Goa

There is generally a low risk of malaria in Goa. Dengue is also present in the state. Risk of transmission from both diseases is higher during the monsoon season from June to September. Risk of dengue is higher in urban areas.

Kerala

There is a very low risk of malaria in Kerala. Dengue is present in the state, and travellers should be particularly vigilant in the monsoon season from June to September.

Rajasthan

There has been a recent outbreak of Zika in Jaipur, Rajasthan. Pregnant women are advised to avoid travel to the state until after pregnancy. There is a low risk of malaria and dengue in the state, although travellers should be careful during the monsoon months from June to September.

05. Precautions

Mosquitoes

There are mosquito-borne diseases present in India which cannot be prevented by a vaccine or medication, which means that it is essential that you take the right precautions to avoid getting bitten during your stay.

Read more

Food and water

Be aware that if you are visiting friends or relatives in India or are a long-stay traveller, you should take extra care as you are at increased risk of consuming contaminated food and drinks.

Read more

06. Healthcare in India

Is healthcare in India good?

The standard of private healthcare in India is good in big cities, however, standards are lower in rural areas and there are fewer private clinics.

It is essential that you get health insurance for your trip to India.

Useful contacts

Local emergency medical services For emergencies needing medical assistance, dial +91 112. This general emergency hotline will connect you to all and any necessary assistance. There is also a 112 smartphone application available for download.

Medical facilities and practitioners In the case that you may get ill while in India, it is important to have the relevant information readily available to find reputable medical help quickly. Here is a downloadable list of medical facilities and practitioners in India.

British Deputy High Commission Ahmedabad The British Deputy High Commission Ahmedabad can provide assistance while you are there. You can reach them 24 hours a day by calling +91 (11) 2419 2100.

Useful regional contacts:

British Deputy High Commission Bengaluru +91 (11) 2419 2100 (reachable 24 hours a day for emergencies)

British Deputy High Commission Chandigarh +91 11 2419 2100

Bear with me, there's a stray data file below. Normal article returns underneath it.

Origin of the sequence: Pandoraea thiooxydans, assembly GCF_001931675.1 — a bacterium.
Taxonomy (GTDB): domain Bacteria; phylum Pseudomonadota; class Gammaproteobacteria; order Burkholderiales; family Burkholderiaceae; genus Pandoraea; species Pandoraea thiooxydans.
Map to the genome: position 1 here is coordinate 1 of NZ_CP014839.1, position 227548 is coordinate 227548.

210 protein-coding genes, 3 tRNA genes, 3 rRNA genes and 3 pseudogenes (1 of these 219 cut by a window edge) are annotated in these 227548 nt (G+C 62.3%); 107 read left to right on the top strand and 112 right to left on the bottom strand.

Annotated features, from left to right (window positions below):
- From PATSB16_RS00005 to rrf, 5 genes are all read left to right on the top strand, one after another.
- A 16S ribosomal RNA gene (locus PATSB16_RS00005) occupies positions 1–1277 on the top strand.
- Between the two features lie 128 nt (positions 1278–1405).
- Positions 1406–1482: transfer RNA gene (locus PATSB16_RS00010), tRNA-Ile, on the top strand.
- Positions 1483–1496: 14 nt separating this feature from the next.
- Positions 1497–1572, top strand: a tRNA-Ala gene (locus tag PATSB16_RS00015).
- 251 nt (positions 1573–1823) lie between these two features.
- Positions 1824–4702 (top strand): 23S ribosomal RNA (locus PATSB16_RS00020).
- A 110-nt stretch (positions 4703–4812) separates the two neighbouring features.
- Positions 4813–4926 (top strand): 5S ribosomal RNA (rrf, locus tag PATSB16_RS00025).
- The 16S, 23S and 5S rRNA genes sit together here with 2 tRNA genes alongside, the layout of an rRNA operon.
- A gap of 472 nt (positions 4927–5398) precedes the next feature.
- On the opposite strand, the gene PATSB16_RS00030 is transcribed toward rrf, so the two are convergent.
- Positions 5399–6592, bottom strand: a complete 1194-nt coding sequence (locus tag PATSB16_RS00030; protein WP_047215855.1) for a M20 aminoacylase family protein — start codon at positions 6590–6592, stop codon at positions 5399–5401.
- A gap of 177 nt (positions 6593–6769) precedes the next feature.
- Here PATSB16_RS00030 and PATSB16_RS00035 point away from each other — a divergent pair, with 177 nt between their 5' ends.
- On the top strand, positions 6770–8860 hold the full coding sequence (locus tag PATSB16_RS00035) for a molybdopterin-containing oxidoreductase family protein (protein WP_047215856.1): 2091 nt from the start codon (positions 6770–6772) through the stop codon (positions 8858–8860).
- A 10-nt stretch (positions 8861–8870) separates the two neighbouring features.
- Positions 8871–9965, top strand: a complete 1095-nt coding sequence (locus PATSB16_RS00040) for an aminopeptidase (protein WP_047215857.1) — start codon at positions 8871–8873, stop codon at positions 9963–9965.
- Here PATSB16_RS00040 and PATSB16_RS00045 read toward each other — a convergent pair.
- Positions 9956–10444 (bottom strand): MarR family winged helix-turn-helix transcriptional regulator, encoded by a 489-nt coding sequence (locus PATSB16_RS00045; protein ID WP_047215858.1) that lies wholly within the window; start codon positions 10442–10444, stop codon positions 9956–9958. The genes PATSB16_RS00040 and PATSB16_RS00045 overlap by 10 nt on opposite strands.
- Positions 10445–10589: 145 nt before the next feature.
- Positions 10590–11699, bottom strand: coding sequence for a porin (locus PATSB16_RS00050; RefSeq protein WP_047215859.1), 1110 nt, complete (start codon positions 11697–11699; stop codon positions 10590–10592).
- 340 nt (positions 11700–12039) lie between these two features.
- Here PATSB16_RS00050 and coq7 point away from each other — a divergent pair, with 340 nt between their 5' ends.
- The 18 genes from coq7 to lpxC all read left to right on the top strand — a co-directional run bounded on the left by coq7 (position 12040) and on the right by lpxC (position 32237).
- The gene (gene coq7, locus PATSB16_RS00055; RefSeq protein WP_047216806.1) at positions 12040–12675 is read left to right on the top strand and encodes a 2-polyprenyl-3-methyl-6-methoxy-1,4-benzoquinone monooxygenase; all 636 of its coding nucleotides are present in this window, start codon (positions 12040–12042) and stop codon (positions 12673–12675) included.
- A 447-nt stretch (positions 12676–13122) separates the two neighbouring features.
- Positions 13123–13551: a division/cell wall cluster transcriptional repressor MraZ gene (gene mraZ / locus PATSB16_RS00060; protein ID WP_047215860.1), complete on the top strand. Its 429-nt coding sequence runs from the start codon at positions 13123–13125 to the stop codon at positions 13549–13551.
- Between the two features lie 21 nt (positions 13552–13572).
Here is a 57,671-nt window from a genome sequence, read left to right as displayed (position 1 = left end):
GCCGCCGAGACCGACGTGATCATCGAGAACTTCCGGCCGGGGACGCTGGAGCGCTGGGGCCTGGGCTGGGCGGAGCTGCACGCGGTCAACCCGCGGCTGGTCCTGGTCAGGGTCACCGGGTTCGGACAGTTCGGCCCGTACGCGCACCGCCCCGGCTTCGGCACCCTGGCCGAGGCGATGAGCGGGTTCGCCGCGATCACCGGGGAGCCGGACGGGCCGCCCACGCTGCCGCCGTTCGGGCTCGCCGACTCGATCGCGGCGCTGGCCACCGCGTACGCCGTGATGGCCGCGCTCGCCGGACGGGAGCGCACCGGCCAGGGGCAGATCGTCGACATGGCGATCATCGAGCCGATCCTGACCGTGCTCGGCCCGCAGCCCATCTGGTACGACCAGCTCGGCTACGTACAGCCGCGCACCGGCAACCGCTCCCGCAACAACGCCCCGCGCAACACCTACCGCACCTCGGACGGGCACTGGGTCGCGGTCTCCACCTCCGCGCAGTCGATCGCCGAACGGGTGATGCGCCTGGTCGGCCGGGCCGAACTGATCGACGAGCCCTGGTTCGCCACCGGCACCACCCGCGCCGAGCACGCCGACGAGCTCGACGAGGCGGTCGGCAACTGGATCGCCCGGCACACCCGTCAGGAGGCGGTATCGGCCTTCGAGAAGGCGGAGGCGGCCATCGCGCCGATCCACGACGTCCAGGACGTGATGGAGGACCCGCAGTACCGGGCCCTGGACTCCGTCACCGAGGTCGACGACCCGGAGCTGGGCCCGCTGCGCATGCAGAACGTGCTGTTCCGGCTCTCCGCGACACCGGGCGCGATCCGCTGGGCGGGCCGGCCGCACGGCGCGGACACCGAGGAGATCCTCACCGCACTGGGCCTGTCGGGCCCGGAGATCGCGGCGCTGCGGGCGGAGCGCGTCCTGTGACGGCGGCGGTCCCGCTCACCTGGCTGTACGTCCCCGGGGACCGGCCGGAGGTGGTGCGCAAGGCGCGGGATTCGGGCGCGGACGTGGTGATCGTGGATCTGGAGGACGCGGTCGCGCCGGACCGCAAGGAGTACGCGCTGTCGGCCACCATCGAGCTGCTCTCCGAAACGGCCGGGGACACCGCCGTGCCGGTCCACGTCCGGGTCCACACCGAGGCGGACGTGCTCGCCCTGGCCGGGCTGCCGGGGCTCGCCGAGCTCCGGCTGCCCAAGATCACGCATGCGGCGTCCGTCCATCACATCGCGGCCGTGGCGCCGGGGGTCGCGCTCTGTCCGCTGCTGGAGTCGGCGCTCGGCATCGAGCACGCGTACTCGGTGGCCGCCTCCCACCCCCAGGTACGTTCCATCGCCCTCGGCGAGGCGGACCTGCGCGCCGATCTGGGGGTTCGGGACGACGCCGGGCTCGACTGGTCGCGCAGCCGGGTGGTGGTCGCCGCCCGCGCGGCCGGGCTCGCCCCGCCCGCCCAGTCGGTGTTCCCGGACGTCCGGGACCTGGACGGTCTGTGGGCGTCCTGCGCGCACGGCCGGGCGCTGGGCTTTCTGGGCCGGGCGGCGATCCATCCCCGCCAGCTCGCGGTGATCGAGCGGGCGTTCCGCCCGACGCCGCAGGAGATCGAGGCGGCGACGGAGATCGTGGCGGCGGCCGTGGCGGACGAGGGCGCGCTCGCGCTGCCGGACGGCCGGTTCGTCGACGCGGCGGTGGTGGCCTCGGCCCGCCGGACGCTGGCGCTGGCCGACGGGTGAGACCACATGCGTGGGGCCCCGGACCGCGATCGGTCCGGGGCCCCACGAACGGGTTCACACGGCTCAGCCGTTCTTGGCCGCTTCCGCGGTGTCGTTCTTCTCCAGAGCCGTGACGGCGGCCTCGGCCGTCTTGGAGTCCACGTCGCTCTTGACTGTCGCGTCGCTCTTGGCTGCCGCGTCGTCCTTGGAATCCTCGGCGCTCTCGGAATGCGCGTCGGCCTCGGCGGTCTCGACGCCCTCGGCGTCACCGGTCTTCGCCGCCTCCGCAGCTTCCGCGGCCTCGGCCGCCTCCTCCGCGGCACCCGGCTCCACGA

British Deputy High Commission Chennai +91 (11) 2419 2100 (reachable 24 hours a day for emergencies)

British Deputy High Commission Hyderabad +91 (11) 2419 2100 (reachable 24 hours a day for emergencies)

British Deputy High Commission Kolkata +91 (11) 2419 2100 (reachable 24 hours a day for emergencies)

British Deputy High Commission Mumbai +91 (22) 66502222

British High Commission New Delhi +91 (11) 2419 2100 (reachable 24 hours a day)

British Nationals Assistance Office Goa +91 22 6650 2200

07. Book your travel vaccinations

If you already know which vaccinations you need, you can book a vaccination appointment at your local pharmacy.

If you would like to discuss your specific requirements with a medical advisor, book a free telephone consultation. A Practio nurse will give an individual assessment of your needs and recommend a suitable vaccination programme.

08. Checklist for your trip to India

  • Check if you need vaccinations Book an appointment at your local pharmacy at least 6 to 8 weeks before travel to get vaccinated

  • Mosquito protection Ensure you have everything you need to minimise your chance of mosquito bites while in India, including DEET insect repellent

  • Travel vaccination certificate Check if the travel vaccination certificate is required upon entry in India, as the requirements can change

  • Travel insurance If you become ill in India and did not receive the right vaccinations before you left, your travel insurance can become void. So, make sure to check before you leave

  • Note useful contact numbers Make a list of contacts to take with you to India, as these can be helpful in case of an emergency

Content reviewed by

Fuad Hussain, Pharmacist Prescriber
16 February 2021

Related articles

How to prevent food and waterborne diseases

Do you often get diarrhoea while travelling? You may have had contaminated food or water, which can also cause food- and waterborne diseases.

Tips for prevention of Zika virus

Zika can’t be prevented with a vaccine, so it’s important that you practice Zika virus prevention while abroad. Don't know how? Let us help you!